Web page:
Lehigh Valley

Local Russians react to Ukraine crisis

Local Russians react to Ukraine crisis

ALLENTOWN, Pa. - Izzy Shakirzynov moved to the United States from southern Russia 10 years ago.

He eventually settled down in Allentown. He still visits his homeland.

Shakirzynov said he keeps up with Russian and Ukrainian newspapers to stay informed on the situation.

He describes the violence and protests in Ukraine as a fight over loyalty between Russia and Western Europe.

"Let's not forget the history. Ukraine, along with 15 other countries, used to be part of the Soviet Union," Shakirzynov said.

He said the people of Ukraine's Crimean region should be allowed to vote on which country they want to belong to.

"I think they should just hold a people's referendum. And just decide that, okay so, 50 percent vote for this point of view, 50 percent for this point of view, so let's just legal it. Separate and just go our ways," Shakirzynov said.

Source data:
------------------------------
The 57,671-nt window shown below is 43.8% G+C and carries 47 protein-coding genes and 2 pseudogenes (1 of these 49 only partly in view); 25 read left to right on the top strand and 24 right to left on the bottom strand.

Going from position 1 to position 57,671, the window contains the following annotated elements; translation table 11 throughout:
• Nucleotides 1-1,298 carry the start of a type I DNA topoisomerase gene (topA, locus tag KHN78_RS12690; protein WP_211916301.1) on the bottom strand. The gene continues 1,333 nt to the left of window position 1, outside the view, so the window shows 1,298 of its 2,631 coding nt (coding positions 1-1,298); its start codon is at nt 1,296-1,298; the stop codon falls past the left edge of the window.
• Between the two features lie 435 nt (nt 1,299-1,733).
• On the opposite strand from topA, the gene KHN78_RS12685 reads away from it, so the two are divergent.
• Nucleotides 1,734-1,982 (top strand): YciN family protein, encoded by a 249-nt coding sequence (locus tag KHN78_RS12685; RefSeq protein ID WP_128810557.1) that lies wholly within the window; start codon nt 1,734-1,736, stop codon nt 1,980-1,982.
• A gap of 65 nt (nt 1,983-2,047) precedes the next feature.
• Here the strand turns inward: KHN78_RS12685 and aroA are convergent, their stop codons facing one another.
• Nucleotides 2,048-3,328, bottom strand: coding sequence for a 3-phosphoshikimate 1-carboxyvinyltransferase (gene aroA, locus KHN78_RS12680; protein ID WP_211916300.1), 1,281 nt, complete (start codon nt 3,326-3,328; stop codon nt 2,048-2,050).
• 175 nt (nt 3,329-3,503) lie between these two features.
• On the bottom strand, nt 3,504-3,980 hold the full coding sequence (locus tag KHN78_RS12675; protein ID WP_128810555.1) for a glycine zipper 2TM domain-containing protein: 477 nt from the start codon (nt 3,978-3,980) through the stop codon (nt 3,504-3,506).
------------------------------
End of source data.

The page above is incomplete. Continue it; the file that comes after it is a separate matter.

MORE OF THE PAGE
Russian President Vladimir Putin contends that Russians living in Crimea are also facing violence.

Shakirzynov said it's Russia's duty to protect Russian-Ukrainians.

"With the turmoil in the Ukraine, where there is a humongous amount of Russian people. Russia will have to make some moves. It cannot stay indifferent to the situation," Shakirzynov said.

While some believe it would be invasive and unlawful for Russian troops to settle on Ukrainian land, Shakirzynov said it would likely help.

"From my point of view, Russia is not there to implement its will, but rather to help… If there is going to be no involvement, I believe it will only be more victims, more chaos," Shakirzynov said.

Shakirzynov said he's hopeful it will eventually end peacefully, but he fears it will get worse before it gets better.

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